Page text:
Your teenager needs you. Although teens often act like they don't need or want to be seen with you, many surveys show that teens do want their parents to be involved in their lives — to attend their athletic events, ask about their friends, spend time with them, hold them accountable and share their dreams and goals.
Teenagers are continuing to develop physically, emotionally and mentally. They need your support and encouragement as they mature. Just as you protected your children when they were 2 by not allowing them to cross the street alone, they still need you to protect them from the dangerous aspects of our society.
Below, you will find some general teen parenting principles that may be helpful. If you have more questions, please ask your child's pediatrician for additional resources.
Teens want to be respected, just like everyone else.
- Compliment and praise your teens for their good choices and decisions.
- Let your teens hear you complimenting them in front of your friends.
- Encourage teens to set goals, both short- and long-term, and make plans to help your teen reach them. This is the best way to develop self-esteem.
Teens need to be connected to their family. Teens engage in fewer high-risk behaviors, such as smoking, drinking, abusing drugs or becoming sexually active, when they are connected to their family. Some ways to stay connected include:
- Eating meals together — and using the time to communicate. Turn off the television and other electronics while you eat.
- Participating in activities together such as biking, hiking or camping.
- Participating in community service, such as volunteering together at your favorite charity.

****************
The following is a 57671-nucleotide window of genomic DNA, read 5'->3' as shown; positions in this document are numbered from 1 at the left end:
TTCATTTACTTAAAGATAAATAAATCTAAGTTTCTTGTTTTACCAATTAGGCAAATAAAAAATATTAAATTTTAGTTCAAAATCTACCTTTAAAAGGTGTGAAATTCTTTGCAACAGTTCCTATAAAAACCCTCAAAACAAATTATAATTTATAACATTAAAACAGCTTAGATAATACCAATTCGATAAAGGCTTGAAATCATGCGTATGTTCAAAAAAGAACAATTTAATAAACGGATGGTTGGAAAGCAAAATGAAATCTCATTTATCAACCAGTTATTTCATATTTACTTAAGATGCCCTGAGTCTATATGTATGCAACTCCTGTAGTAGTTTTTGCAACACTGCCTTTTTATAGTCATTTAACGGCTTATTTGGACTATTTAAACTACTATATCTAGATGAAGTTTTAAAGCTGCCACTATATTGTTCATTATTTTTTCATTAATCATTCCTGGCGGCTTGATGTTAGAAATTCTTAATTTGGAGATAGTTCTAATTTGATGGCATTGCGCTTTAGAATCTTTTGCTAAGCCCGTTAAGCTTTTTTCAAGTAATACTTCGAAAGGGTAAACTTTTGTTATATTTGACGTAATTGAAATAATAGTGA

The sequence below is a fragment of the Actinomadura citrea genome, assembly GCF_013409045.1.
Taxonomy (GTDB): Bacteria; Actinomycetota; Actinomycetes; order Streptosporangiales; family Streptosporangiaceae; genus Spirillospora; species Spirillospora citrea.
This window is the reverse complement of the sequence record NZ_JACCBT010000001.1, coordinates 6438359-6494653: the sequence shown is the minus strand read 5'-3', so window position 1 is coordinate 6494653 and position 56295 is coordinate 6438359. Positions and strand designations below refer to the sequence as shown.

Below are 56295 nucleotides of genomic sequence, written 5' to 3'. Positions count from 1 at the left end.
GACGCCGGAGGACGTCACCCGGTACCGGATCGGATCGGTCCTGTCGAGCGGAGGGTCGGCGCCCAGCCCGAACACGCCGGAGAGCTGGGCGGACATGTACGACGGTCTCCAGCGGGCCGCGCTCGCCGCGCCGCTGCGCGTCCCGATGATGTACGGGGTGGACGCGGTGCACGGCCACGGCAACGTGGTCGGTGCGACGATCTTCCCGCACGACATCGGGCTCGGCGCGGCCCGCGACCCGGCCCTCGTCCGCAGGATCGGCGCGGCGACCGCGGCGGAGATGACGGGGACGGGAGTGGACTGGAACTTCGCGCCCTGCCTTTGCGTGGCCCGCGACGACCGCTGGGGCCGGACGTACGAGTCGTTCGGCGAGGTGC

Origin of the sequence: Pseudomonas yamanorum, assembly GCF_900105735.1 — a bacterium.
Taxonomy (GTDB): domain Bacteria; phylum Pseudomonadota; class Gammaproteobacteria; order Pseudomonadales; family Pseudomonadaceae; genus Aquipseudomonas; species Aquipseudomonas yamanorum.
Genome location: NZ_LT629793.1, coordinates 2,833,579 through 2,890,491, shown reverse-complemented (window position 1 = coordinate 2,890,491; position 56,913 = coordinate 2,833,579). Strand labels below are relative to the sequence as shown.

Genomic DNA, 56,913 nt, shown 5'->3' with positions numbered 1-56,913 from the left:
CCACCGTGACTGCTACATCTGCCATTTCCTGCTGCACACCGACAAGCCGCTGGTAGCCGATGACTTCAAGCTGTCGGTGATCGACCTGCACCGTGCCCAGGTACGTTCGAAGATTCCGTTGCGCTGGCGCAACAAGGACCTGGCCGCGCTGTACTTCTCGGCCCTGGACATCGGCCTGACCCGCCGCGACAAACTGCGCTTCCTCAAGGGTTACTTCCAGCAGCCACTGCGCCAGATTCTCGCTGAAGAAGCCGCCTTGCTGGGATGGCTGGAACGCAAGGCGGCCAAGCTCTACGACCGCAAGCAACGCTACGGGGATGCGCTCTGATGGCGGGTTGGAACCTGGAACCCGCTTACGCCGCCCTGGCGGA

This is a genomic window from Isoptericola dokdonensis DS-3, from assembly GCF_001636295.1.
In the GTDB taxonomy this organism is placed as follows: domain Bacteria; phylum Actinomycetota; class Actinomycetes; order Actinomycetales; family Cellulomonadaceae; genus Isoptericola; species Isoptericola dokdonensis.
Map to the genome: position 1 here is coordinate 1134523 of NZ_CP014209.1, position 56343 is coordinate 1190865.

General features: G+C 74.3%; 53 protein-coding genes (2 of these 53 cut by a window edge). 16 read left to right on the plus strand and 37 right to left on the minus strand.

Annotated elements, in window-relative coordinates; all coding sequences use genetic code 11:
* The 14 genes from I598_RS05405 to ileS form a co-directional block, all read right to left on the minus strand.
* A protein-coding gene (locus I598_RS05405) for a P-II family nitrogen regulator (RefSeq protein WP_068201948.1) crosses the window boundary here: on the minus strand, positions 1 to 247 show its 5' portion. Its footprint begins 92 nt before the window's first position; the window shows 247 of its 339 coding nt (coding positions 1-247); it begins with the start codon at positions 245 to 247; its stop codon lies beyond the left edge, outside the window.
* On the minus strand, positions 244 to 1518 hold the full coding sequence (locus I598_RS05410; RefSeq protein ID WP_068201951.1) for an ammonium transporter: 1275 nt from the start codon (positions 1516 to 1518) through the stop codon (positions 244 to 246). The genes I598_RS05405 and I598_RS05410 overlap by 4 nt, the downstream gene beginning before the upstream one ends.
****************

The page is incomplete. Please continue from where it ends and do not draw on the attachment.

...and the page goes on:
- Limiting everyone's use of media, so you share more activities.
Teens do better in homes with hands-on parenting. "Hands-on parenting" means the parents are involved in most aspects of their teens' lives and set limits on their activities. This may include:
- Monitoring what teens watch on television
- Monitoring what teens do on the Internet
- Restricting the music, movies and video games your teen buys and uses
- Imposing a curfew
- Knowing where teens are after school and on weekends
- Assigning teens regular chores
Teens need you to convey your values.
- Teach your teens your values in all areas of life — finances, including use or abuse of credit, work ethic, responsibility, and social and community responsibilities.
- Tell your teen if you disapprove of teenager smoking, alcohol and drug use and sexual activity. Your teens are listening!
Teens need to learn the relationship between responsibility and privilege. Parents should not allow their teens privileges that are inappropriate for the teen's age or level of maturity and responsibility. If your teen doesn't pay attention to her homework, it's unlikely she is ready to pay attention while driving a car.
Teens need to know your rules and your limits, and the consequences if they break them.
Teens need to know that you will be flexible in areas that don't violate your ethics or values.
Teens should always be provided with a way out of dangerous situations. Let your teen know that you can always be called to rescue him or her from a dangerous situation — no questions asked. Your goal is to assure that your teen remains safe.
Teens need to stay busy. Teens who participate in extracurricular activities, such as sports, drama, music, art or religious activities, are much less likely to have time to get into trouble. However, teens who work more than 20 hours a week at a paying job don't do as well in school.
Teens need to learn new tasks. Help your teens become competent in the skills they will need later in life — balancing a checkbook, budgeting, cooking and doing laundry are all necessary life skills your teen needs to learn.